N2 - BACKGROUND AND PURPOSE: Older adults acutely hospitalized for medical illness typically have comorbidity and disability, and inhospital physical inactivity greatly increases the likelihood of developing new disability. Thus, assessment of the patients' mobility status is crucial for planning and carrying out targeted interventions that ensure mobilization during hospital admission. The aim of this study was to determine convergent validity, known group validity, floor and ceiling effects, and anchor-based minimal clinically important difference (MCID) of the more time-consuming de Morton Mobility Index (DEMMI) and the less time-consuming Cumulated Ambulation Score (CAS) in older adults acutely hospitalized for medical illness.METHODS: In this multicenter cohort study, 235 older hospitalized adults, with a mean (standard deviation) age of 84.8 (7.1) years, were consecutively included. Assessments of mobility using the DEMMI (score range 0-100), the CAS (score range 0-6), and the Barthel Index (BI, score range 0-100) were performed by physical or occupational therapists at hospital admission and discharge. In addition, at discharge patients and therapists were independently asked to assess the patients' current mobility status compared with their mobility status at hospital admission using the Global Rating of Change scale.RESULTS AND DISCUSSION: Complete data sets were obtained for 155 patients. Baseline characteristics of those with complete data sets did not differ from those with incomplete data sets, except for the number of secondary diagnoses, which was lower in the latter. Significant and moderate relationships existed both at admission and at discharge between scores in the DEMMI and the BI (rs = 0.68, P < .0001, and rs = 0.71, P < .0001), and between scores in the CAS and the BI (rs = 0.60, P < .0001, and rs = 0.57, P < .0001). Use of a gait aid and discharge to inpatient rehabilitation or nursing home were associated with significantly lower DEMMI and CAS scores. No floor or ceiling effects were present in the DEMMI, while a ceiling effect was present in the CAS. The MCID scores based on patients' assessments were 10.7 points for the DEMMI and 0.67 for the CAS.CONCLUSIONS: These data show that the DEMMI is valid and responsive to changes in mobility and can be considered to have the required properties for measuring mobility in older adults who are hospitalized in medical and geriatric wards. In contrast, the CAS appears to be appropriate to identify whether a patient is independently mobile or needs assistance, while the measure is less suitable for measuring improvements in mobility.This is an open-access article distributed under the terms of the Creative Commons Attribution-Non Commercial-No Derivatives License 4.0 (CCBY-NC-ND), where it is permissible to download and share the work provided it is properly cited. The work cannot be changed in any way or used commercially without permission from the journal.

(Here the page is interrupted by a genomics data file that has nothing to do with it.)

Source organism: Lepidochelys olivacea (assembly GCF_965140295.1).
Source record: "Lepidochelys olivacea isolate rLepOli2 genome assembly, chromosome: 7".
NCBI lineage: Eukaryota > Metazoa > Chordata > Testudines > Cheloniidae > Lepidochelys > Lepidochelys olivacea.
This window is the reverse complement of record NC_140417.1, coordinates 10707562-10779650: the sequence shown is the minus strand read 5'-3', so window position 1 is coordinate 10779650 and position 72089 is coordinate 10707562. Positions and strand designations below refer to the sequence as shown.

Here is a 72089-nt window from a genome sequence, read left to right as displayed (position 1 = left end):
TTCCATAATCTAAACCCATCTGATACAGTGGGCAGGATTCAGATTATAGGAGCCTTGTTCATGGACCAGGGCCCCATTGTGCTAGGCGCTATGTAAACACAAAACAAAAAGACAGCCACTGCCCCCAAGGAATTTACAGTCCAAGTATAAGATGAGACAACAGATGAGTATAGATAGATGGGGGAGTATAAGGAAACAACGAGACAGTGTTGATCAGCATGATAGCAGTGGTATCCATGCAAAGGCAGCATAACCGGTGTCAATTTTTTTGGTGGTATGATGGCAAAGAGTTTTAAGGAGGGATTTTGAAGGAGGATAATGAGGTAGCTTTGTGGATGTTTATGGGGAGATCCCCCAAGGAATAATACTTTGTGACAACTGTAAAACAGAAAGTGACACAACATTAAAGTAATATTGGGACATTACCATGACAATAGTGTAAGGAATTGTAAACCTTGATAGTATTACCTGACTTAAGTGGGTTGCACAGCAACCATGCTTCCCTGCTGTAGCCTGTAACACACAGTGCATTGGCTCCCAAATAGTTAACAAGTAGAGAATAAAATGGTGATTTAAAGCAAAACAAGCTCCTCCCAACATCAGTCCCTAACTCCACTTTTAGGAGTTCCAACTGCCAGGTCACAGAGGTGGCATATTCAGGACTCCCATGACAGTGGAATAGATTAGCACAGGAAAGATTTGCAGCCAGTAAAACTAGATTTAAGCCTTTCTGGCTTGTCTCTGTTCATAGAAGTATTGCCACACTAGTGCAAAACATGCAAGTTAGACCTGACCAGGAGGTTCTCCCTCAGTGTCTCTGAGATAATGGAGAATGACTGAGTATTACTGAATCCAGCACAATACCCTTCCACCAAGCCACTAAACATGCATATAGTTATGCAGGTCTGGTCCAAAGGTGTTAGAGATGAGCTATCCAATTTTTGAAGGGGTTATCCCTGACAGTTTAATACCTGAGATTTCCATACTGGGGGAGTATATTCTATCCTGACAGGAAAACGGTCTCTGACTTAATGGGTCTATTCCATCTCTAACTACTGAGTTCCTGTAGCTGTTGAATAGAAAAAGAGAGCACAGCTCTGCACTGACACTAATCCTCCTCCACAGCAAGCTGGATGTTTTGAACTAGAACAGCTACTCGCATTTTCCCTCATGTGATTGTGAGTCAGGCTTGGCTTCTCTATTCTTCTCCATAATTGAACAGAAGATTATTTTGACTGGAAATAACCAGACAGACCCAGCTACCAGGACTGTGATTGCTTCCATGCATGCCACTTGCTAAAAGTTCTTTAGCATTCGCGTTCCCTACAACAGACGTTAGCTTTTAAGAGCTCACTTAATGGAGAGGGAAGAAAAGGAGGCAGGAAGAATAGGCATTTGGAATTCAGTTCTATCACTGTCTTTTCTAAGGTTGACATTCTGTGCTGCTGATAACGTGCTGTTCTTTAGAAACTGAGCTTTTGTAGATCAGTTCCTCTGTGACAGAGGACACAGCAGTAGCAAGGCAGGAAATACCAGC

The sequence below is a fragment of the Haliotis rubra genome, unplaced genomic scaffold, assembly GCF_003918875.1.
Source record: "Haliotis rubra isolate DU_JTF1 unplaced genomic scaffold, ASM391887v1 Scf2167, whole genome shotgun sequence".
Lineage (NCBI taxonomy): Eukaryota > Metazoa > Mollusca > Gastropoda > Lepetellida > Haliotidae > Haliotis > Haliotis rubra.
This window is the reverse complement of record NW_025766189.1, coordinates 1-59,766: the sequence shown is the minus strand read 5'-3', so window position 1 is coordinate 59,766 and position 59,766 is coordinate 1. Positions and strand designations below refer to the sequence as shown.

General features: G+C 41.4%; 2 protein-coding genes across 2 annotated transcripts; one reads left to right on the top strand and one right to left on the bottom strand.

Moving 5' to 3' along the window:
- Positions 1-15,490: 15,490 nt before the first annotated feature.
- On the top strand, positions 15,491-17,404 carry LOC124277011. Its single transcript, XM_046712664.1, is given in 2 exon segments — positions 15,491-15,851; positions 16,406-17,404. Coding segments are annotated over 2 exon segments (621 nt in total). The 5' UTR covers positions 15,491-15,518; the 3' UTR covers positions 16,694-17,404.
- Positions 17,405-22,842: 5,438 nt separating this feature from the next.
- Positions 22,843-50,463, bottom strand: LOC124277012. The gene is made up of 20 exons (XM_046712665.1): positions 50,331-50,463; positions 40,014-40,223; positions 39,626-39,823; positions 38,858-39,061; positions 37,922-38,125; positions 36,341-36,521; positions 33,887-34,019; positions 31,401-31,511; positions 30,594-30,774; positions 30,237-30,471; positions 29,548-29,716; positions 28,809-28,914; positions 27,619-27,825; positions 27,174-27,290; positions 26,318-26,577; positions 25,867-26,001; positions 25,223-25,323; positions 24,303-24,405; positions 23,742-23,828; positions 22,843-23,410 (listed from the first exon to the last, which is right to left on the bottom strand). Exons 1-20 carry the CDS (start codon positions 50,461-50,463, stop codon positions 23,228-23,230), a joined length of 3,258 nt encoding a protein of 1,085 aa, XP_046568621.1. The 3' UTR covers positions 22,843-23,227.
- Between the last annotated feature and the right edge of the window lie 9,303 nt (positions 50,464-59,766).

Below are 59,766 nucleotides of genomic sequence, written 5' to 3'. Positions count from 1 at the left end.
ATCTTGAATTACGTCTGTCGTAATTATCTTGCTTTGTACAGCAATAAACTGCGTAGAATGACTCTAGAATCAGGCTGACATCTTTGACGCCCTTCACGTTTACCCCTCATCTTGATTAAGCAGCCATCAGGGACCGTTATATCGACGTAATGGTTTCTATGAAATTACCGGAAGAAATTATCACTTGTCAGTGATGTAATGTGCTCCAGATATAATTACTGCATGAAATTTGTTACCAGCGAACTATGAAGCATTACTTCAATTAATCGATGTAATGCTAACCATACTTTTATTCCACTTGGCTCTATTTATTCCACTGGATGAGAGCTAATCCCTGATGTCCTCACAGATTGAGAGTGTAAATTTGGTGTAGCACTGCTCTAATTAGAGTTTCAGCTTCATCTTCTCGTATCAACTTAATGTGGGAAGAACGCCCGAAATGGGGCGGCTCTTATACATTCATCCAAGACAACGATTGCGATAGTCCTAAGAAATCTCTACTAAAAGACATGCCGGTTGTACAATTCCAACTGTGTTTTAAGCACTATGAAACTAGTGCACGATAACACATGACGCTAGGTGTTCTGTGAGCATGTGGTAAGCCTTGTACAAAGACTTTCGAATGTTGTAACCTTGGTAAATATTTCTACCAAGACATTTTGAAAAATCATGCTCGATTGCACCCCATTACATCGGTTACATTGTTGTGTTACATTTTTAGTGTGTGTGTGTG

AB - BACKGROUND AND PURPOSE: Older adults acutely hospitalized for medical illness typically have comorbidity and disability, and inhospital physical inactivity greatly increases the likelihood of developing new disability. Thus, assessment of the patients' mobility status is crucial for planning and carrying out targeted interventions that ensure mobilization during hospital admission. The aim of this study was to determine convergent validity, known group validity, floor and ceiling effects, and anchor-based minimal clinically important difference (MCID) of the more time-consuming de Morton Mobility Index (DEMMI) and the less time-consuming Cumulated Ambulation Score (CAS) in older adults acutely hospitalized for medical illness.METHODS: In this multicenter cohort study, 235 older hospitalized adults, with a mean (standard deviation) age of 84.8 (7.1) years, were consecutively included. Assessments of mobility using the DEMMI (score range 0-100), the CAS (score range 0-6), and the Barthel Index (BI, score range 0-100) were performed by physical or occupational therapists at hospital admission and discharge. In addition, at discharge patients and therapists were independently asked to assess the patients' current mobility status compared with their mobility status at hospital admission using the Global Rating of Change scale.RESULTS AND DISCUSSION: Complete data sets were obtained for 155 patients. Baseline characteristics of those with complete data sets did not differ from those with incomplete data sets, except for the number of secondary diagnoses, which was lower in the latter. Significant and moderate relationships existed both at admission and at discharge between scores in the DEMMI and the BI (rs = 0.68, P < .0001, and rs = 0.71, P < .0001), and between scores in the CAS and the BI (rs = 0.60, P < .0001, and rs = 0.57, P < .0001). Use of a gait aid and discharge to inpatient rehabilitation or nursing home were associated with significantly lower DEMMI and CAS scores. No floor or ceiling effects were present in the DEMMI, while a ceiling effect was present in the CAS. The MCID scores based on patients' assessments were 10.7 points for the DEMMI and 0.67 for the CAS.CONCLUSIONS: These data show that the DEMMI is valid and responsive to changes in mobility and can be considered to have the required properties for measuring mobility in older adults who are hospitalized in medical and geriatric wards. In contrast, the CAS appears to be appropriate to identify whether a patient is independently mobile or needs assistance, while the measure is less suitable for measuring improvements in mobility.This is an open-access article distributed under the terms of the Creative Commons Attribution-Non Commercial-No Derivatives License 4.0 (CCBY-NC-ND), where it is permissible to download and share the work provided it is properly cited. The work cannot be changed in any way or used commercially without permission from the journal.

KW - Journal Article

U2 - 10.1519/JPT.0000000000000170

DO - 10.1519/JPT.0000000000000170

M3 - Journal article

JO - Journal of Geriatric Physical Therapy

JF - Journal of Geriatric Physical Therapy

SN - 1539-8412

ER -

ID: 52415032